New trend predictions from Boston-based FRESH Communications offer a FRESH perspective on how journalism focused on health, food, and lifestyle will evolve in 2023.
The predictions for wellness media come from the media experts (and registered dietitians) at the woman-owned public relations firm for better-for-you brands.
Credibility is king
Disingenuous news is on the rise, and journalists are concerned. According to the Pew Research Center, 94 percent of journalists say misinformation is a significant problem in the US. Unfortunately, nutrition news is no exception. At the same time, more people are self-educating about their food, where it comes from, and how it interacts with their bodies. While people may learn about nutrition trends on social media, they often turn to traditional news to confirm or debunk those trends.
Journalists understand this responsibility. They also know that registered dietitians are the authority on food and nutrition. According to the 2022 Food & Health Survey by the International Food Information Council, 71 percent of consumers are confused about what to believe when it comes to nutrition, 28 percent trust influencers, 31 percent trust companies, and 66 percent trust registered dietitians. Therefore, journalists are seeking registered dietitian expertise now more than ever.
“Registered dietitians are becoming one of the most crucial voices in media today,” said Stephanie Ferrari, MS, RDN, president and co-founder of FRESH Communications, in a news release. “Journalists and consumers are demanding more authoritative voices when it comes to nutrition. They are craving clarity around food. As dietitians, we are on a mission to un-muddy the waters with science-based, accurate messaging.”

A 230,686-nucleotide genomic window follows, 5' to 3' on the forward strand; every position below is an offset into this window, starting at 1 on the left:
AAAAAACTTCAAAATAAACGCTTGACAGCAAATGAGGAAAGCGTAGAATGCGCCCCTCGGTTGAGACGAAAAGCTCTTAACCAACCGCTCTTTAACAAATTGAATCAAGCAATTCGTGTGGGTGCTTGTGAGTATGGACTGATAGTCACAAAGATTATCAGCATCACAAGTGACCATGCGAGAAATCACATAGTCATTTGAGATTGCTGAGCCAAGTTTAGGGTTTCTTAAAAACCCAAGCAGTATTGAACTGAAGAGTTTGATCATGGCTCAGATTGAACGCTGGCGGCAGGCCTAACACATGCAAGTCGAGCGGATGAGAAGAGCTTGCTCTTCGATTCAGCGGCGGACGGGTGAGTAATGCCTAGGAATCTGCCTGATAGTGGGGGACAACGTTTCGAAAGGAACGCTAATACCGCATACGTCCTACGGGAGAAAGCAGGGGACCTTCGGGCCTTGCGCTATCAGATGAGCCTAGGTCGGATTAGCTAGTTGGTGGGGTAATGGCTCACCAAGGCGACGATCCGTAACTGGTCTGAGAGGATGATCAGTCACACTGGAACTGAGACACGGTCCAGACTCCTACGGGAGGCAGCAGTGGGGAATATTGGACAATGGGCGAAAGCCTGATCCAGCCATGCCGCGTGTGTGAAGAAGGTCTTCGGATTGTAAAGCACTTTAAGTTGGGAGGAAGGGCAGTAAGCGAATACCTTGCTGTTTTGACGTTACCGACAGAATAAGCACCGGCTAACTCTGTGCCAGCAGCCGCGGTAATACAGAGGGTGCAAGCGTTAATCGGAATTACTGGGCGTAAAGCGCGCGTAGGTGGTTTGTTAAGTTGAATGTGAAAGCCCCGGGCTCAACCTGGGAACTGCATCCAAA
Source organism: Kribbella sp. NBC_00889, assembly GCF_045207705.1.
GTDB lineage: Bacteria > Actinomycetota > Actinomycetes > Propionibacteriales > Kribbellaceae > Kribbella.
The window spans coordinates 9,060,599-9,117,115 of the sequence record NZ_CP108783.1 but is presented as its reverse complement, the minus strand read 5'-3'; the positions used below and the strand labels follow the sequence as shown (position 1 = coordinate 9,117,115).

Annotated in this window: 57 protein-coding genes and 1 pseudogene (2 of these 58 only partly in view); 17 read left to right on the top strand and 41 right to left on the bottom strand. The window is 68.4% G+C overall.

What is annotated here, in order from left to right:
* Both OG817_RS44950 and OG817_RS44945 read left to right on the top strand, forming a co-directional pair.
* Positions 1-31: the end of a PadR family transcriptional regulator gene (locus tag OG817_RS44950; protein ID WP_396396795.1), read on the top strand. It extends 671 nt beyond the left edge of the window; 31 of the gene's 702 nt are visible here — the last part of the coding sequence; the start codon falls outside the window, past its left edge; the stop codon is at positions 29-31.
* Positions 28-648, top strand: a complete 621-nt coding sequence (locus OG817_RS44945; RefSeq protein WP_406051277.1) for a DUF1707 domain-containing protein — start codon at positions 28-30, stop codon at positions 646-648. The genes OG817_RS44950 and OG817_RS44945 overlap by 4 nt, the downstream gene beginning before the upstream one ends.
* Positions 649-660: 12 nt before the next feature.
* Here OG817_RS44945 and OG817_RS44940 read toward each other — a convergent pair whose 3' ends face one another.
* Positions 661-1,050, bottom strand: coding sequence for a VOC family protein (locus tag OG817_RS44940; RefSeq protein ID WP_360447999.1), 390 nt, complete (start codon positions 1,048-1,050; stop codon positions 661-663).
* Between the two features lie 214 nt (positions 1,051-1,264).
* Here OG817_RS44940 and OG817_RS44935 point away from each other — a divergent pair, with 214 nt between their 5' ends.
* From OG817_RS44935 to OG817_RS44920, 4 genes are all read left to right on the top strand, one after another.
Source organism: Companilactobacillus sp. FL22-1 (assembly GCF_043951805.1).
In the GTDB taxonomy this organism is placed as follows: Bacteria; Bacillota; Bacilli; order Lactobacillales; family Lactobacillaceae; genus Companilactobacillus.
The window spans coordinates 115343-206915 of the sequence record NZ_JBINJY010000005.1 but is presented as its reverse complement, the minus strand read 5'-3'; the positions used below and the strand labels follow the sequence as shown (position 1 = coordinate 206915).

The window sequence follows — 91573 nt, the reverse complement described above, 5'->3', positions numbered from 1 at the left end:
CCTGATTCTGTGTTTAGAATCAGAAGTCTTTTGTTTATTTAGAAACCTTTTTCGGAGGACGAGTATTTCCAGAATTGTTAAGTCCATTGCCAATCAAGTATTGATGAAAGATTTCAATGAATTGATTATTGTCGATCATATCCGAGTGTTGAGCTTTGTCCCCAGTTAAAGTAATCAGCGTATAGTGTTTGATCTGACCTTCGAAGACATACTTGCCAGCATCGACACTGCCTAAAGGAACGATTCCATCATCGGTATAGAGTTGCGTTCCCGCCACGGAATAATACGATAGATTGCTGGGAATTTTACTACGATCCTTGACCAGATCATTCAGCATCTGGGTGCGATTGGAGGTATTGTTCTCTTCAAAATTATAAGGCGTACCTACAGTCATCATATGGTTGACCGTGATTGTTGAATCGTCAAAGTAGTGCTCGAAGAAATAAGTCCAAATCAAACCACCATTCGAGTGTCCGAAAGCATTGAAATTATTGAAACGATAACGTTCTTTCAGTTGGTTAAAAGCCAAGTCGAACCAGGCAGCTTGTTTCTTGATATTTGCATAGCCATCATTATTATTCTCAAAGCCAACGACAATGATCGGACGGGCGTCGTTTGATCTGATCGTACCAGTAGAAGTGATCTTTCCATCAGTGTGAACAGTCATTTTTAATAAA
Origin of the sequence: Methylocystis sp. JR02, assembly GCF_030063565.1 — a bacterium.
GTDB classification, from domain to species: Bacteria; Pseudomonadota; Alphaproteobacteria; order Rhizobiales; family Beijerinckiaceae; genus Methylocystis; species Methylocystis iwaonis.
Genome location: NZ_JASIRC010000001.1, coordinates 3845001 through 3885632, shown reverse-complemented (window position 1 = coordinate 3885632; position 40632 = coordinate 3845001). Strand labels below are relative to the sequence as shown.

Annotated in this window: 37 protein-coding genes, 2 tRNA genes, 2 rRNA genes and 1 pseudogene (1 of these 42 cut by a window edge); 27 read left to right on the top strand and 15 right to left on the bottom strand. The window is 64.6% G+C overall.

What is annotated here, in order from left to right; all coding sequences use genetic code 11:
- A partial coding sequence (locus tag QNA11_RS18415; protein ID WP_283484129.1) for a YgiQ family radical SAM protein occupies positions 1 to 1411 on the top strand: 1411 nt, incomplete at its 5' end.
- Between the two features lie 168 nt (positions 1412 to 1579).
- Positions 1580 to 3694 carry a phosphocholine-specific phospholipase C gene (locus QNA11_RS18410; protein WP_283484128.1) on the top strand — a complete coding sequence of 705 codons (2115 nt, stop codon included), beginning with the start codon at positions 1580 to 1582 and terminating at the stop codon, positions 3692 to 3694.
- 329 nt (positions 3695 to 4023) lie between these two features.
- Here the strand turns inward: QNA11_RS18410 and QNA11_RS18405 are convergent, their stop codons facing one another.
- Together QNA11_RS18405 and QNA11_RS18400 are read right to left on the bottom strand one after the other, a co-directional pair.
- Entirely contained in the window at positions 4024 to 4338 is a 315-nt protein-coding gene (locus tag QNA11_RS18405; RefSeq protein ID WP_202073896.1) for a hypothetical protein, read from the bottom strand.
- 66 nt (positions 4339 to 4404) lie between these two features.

Furthermore, Google’s E-A-T algorithm (Expertise, Authoritativeness, Trustworthiness) gives SEO priority to health-related articles that include credentialed health professionals as sources. According to Google, “High E-A-T news articles should be produced with journalistic professionalism—they should contain factually accurate content presented in a way that helps users achieve a better understanding.” With this in consideration, FRESH Communications predicts that registered dietitians are going to be in high demand for content in 2023.
Food as medicine—in surprising ways
In the new year, we’ll see journalists investigate food as medicine on a deeper level. For example, articles about skin ailments will go beyond dermatologists and recommended skin care products. We’ll see more articles like this one from Well + Good that explore how probiotic-rich foods can help battle eczema.
Journalists are also going beyond macronutrients. They are considering the connection between wellness and more granular aspects of nutrition such as amino acids, minerals, phytochemicals, and even cannabinoids.
“Journalists are embracing the evolution of science,” said Sheri Kasper, RDN, LDN, CEO and co-founder of FRESH Communications, in the release. “We’re talking to media about the interactions between food and sleep, brain health, gut health, reproductive health…the list goes on!”
“Nourish” is the new “diet”
Media is growing more savvy about the connection between nutrition science and behavioral science. They understand that food restriction can lead to yo-yo dieting which may have unhealthy ramifications. As a result, there has been a shift away from diets and extreme eating plans toward nutrition as part of holistic self-care.
“People don’t want to be told what to not to eat,” said Kasper. “The minute you’re told you can’t have a brownie, what do you want? A brownie of course! While some restriction is necessary for certain medical conditions, the general public wants to be told what to add to their diets rather than what to subtract.”
FRESH Communications predicts that media will follow suit on this trend. Journalists will focus on “nourishment” rather than “dieting” and produce more content on what to eat rather than what not to eat. Wellness media will explore topics like intuitive eating, performance-based nutrition, and the connection between nutrition and emotional well-being. We may even see more media outlets ban words like “skinny” entirely.
“There is an increased cognizance around how popular media impacts peoples’ perceptions of their own bodies and eating habits,” said Ferrari. “Journalists are choosing their words carefully when it comes to nutrition advice, so brands seeking earned media coverage should too.”